2007 Archive Edition - See the Archive Notice on the Project Homepage for more information.
On the banks of Bec Brook, between Rouen and Liseaux, the Blessed Herluin, a Norman knight, established in 1041 a Benedictine monastery which developed a reputation as a center of learning. Among the famous monks who served at Bec are Lanfranc, St. Anselm of Canterbury, and Pope Alexander II. Henry I and Henry II of England were its royal protectors, and the monastery enjoyed fame as a spiritual and intellectual center until a fire destroyed it in 1263. Rebuilt almost immediately, Bec did not regain its reputation and suffered from the havoc of the 100 Years' War in the XIV and XV Centuries and from commendatory abbots in the XVI Century. Reformed by the Maurists in 1626, Bec was suppressed in 1790 and was demolished in 1810. Benedictines refounded a monastery on the site in 1948.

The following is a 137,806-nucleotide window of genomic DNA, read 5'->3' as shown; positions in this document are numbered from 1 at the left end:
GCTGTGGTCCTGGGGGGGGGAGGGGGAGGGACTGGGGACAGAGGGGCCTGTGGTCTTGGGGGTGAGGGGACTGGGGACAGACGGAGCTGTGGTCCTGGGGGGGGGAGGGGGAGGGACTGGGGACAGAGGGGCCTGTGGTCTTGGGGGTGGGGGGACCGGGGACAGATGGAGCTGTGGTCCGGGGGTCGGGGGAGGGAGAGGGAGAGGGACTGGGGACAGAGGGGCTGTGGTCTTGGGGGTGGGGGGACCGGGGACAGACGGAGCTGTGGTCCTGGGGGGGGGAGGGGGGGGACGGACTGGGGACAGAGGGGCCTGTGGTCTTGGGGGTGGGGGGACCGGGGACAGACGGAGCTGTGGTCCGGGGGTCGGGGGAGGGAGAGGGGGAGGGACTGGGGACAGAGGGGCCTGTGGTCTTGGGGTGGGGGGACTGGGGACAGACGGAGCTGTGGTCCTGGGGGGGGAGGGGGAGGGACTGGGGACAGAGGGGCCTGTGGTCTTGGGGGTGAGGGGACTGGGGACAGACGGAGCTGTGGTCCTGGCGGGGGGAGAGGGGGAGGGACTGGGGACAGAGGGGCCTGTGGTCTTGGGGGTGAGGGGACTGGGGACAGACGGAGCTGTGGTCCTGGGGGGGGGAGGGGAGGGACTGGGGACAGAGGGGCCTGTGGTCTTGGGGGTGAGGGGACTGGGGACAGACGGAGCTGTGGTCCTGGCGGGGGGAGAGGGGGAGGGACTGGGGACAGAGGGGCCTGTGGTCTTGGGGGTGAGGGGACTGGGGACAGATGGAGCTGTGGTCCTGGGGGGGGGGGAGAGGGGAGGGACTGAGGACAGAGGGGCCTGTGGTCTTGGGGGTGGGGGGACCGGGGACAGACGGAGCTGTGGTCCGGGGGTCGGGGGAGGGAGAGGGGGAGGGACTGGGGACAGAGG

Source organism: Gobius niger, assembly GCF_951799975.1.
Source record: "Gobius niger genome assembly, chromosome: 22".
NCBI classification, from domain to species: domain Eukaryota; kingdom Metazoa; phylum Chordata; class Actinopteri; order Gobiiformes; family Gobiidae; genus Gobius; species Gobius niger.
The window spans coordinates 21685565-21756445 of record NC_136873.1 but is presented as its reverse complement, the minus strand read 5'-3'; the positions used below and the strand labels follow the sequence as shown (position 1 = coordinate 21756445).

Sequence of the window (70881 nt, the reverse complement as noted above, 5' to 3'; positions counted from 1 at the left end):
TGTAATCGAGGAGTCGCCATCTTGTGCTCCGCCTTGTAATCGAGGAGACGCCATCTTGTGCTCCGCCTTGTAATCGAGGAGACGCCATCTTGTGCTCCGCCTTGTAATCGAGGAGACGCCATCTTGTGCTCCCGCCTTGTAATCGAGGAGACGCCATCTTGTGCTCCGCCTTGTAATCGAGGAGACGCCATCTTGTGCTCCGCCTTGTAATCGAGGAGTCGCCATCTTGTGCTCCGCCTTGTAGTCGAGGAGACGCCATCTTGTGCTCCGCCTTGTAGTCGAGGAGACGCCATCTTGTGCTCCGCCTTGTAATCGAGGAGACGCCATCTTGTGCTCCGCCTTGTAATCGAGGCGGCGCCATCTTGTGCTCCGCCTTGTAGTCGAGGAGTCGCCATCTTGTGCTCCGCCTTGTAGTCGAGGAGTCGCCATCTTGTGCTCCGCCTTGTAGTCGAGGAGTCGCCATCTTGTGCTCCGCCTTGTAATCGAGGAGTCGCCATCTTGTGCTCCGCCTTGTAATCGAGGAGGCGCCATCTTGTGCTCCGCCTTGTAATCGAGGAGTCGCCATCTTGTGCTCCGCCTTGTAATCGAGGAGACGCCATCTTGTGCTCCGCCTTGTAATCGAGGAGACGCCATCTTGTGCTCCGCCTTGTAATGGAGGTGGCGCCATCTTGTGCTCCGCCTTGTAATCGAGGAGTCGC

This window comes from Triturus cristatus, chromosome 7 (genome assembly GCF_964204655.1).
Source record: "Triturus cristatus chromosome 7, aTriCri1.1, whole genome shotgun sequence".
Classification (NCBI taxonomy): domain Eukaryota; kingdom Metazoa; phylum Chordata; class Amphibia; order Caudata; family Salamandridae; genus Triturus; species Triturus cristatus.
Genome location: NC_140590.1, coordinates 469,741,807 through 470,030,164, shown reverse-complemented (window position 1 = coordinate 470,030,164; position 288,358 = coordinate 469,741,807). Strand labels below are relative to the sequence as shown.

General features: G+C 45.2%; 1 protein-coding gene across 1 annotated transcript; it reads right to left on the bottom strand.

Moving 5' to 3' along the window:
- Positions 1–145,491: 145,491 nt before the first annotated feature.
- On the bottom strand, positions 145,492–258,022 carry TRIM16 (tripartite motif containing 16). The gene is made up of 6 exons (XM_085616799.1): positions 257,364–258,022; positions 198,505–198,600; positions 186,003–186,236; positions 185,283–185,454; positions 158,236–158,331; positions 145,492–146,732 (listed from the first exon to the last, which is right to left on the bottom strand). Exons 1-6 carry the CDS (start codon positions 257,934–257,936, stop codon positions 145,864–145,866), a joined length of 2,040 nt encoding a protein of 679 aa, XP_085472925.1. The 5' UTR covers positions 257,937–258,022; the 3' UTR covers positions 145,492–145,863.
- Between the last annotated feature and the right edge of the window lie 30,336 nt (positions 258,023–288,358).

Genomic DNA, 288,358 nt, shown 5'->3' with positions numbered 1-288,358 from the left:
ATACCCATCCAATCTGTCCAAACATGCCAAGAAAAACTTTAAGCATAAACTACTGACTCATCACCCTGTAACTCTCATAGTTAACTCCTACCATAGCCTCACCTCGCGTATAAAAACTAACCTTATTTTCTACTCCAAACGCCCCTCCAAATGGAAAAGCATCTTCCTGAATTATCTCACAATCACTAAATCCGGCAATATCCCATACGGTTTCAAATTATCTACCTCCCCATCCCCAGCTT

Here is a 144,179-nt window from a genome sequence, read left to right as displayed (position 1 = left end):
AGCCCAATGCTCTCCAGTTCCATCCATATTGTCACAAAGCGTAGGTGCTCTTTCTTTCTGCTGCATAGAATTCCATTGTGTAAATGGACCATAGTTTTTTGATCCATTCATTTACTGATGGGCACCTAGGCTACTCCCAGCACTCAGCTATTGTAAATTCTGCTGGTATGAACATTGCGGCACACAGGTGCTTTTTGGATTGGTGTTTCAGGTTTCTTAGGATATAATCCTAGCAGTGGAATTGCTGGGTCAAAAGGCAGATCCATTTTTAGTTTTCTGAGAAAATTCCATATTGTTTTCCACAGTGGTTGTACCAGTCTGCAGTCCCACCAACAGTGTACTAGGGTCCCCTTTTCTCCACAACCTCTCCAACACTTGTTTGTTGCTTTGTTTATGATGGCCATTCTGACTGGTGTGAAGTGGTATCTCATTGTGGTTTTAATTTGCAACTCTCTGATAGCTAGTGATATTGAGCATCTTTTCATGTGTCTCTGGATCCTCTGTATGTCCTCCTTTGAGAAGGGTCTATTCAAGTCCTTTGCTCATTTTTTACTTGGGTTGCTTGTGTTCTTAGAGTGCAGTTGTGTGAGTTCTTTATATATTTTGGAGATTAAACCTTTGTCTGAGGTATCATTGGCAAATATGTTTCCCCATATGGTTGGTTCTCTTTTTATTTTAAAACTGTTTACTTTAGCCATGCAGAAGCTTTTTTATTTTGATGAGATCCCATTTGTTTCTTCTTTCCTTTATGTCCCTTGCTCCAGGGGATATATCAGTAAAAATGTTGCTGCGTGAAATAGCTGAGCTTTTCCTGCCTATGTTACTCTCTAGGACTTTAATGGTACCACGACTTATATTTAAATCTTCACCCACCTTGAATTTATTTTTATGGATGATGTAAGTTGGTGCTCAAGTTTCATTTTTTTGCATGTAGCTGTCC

Karen Rae Keck
including the header and this copyright remain intact.